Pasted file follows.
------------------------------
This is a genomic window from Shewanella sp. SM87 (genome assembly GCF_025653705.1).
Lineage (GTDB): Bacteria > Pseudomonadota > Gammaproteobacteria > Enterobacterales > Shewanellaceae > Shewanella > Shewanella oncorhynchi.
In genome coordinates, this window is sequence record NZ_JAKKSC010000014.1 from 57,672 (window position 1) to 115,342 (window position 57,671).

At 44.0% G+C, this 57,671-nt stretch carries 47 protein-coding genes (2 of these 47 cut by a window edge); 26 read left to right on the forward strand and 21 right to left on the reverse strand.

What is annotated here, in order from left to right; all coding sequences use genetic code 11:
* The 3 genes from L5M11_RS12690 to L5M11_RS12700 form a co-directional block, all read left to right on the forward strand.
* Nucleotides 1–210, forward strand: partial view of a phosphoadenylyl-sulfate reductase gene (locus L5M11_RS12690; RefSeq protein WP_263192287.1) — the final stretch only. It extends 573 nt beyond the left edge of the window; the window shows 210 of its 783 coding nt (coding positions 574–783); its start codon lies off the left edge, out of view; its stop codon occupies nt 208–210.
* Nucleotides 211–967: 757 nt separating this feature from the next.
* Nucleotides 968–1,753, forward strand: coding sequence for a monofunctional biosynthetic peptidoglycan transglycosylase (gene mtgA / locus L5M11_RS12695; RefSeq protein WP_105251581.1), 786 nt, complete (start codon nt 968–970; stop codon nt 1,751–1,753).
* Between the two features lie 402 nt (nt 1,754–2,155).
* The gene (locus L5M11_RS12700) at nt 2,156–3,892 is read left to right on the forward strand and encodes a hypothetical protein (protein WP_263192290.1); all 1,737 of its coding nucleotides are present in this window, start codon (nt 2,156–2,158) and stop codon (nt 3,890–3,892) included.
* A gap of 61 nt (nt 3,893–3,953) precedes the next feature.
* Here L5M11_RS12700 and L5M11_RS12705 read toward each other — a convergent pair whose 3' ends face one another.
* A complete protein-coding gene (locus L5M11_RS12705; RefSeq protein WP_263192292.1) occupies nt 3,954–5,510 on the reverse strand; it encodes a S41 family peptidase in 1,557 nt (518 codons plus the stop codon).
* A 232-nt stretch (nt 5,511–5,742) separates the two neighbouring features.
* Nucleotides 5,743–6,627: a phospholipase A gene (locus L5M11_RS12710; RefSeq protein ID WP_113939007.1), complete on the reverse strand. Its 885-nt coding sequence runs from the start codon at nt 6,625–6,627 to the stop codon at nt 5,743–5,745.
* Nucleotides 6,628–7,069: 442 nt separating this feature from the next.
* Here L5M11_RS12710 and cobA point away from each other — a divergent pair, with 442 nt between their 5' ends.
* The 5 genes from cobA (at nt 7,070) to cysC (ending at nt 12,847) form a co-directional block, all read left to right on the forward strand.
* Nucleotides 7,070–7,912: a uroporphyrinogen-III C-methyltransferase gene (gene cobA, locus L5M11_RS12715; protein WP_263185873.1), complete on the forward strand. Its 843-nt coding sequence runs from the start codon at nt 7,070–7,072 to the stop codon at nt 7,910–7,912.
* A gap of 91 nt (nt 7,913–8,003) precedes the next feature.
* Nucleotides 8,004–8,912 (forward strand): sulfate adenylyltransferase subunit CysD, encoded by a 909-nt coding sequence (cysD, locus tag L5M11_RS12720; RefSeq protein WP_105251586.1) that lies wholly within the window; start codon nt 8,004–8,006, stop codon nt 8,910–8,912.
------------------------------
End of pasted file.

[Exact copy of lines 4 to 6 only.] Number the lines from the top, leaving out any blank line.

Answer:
At 44.0% G+C, this 57,671-nt stretch carries 47 protein-coding genes (2 of these 47 cut by a window edge); 26 read left to right on the forward strand and 21 right to left on the reverse strand.

What is annotated here, in order from left to right; all coding sequences use genetic code 11:
* The 3 genes from L5M11_RS12690 to L5M11_RS12700 form a co-directional block, all read left to right on the forward strand.